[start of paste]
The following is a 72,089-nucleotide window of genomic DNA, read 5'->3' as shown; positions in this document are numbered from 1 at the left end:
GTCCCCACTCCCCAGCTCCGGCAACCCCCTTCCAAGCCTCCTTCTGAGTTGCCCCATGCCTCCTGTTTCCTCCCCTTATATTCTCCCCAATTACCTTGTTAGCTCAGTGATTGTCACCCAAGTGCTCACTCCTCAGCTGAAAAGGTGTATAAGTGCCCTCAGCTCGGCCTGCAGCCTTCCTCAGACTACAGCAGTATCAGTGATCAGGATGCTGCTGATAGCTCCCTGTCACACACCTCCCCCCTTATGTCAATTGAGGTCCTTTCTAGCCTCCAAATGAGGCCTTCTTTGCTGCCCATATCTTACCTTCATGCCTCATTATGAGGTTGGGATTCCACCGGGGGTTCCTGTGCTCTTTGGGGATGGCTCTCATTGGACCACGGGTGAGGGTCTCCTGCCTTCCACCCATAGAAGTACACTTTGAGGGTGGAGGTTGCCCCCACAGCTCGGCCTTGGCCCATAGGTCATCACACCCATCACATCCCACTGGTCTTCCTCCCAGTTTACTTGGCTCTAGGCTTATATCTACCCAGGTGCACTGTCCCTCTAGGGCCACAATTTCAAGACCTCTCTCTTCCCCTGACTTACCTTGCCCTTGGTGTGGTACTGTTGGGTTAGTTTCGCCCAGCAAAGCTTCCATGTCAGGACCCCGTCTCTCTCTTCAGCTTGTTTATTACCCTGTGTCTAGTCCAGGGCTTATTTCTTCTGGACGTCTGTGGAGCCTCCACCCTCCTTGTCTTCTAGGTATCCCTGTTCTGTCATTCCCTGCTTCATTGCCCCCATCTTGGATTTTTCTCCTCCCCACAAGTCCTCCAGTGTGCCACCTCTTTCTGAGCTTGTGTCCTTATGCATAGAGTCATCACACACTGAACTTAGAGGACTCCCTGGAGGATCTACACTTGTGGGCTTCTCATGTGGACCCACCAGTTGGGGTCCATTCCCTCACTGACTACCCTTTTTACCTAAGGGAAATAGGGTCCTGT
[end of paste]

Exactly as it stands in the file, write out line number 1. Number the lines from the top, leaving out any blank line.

The following is a 72,089-nucleotide window of genomic DNA, read 5'->3' as shown; positions in this document are numbered from 1 at the left end: